This week’s question was submitted by Maria at A Night’s Dream of Books:

Would you stop reading a book if an element of the plot strongly clashed with your personal beliefs, or would you continue reading until you finished the book?

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Weekend Reads #68: Cinderella

Weekend Reads is a weekly post in which I discuss a variety of topics and mention the books I plan to read on the weekend.

This weekend’s post is inspired by a Weekly Writer Wisdom post I saw on Sara Letourneau’s blog that asks:

What stories (novels, myths, legends, etc.) have taken up residence in your soul? How or why do you think they moved you to this degree? Has a story ever inspired you to do something new or different, change your worldview, etc.? Is this something you hope to accomplish with your own work?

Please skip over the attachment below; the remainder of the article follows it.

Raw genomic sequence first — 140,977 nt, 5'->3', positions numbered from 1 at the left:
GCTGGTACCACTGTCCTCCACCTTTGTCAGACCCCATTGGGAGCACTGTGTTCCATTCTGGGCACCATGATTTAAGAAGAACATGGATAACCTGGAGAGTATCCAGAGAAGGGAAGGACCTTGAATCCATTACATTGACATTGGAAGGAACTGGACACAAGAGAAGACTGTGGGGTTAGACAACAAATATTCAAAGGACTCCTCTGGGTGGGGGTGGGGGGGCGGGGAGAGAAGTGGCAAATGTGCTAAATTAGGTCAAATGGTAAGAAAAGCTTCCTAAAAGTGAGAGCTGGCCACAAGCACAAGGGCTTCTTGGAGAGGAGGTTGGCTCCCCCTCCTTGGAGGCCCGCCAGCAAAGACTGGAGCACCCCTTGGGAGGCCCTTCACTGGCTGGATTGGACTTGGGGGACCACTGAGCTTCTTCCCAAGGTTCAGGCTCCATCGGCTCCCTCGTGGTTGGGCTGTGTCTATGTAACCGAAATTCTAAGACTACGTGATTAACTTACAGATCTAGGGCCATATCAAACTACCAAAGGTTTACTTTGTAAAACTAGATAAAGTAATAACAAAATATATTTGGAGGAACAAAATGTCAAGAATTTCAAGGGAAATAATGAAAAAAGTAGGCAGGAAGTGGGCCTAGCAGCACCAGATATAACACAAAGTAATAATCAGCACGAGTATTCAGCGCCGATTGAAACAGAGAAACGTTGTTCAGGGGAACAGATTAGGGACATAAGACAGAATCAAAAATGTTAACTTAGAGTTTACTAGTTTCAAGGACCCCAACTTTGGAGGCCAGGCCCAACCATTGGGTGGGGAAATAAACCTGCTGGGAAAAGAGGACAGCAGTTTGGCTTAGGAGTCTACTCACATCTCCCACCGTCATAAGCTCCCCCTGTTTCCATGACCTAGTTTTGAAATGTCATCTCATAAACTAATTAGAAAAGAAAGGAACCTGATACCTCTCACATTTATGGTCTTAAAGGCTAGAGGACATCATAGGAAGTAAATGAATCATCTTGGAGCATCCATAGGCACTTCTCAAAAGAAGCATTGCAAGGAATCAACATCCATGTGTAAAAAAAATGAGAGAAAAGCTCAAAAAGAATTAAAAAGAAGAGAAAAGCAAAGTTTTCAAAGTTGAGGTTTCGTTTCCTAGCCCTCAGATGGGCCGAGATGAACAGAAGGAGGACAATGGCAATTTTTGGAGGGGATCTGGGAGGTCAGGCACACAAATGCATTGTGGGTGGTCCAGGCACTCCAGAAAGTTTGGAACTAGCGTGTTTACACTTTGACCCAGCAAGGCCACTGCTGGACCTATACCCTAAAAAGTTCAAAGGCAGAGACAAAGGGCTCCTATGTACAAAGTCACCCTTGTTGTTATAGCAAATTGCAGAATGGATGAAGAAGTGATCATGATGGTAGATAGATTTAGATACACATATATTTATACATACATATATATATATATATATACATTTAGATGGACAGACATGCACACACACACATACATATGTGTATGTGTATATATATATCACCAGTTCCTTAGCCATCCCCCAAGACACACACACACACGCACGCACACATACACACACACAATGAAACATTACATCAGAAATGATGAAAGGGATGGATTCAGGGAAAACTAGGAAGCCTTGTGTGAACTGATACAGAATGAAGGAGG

Instead of focusing on several books/stories that have resonated with me, I’ll instead discuss one that has stuck with me since the first time I read it as a child, Cinderella.

We’re all familiar with this fairy tale about a girl who’s abused by her evil step-mother, attends a ball with the help of her fairy god mother, and is later rescued from her horrible life by a charming prince. I can’t recall having the story read to me, but I do recall reading it over and over again as a kid.

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Guest Post: Miri Castor

With this post, I’m introducing a new feature: Guest Posts! I think this will be a great way to broaden the scope of my blog, introduce bloggers and authors, and discuss things I’m not well versed on or do not usually mention on here.

The first person to be featured is Miri Castor, author of the young-adult fantasy series Opal Charm, who will share what it took to write the first novel in the series, The Path to Dawn.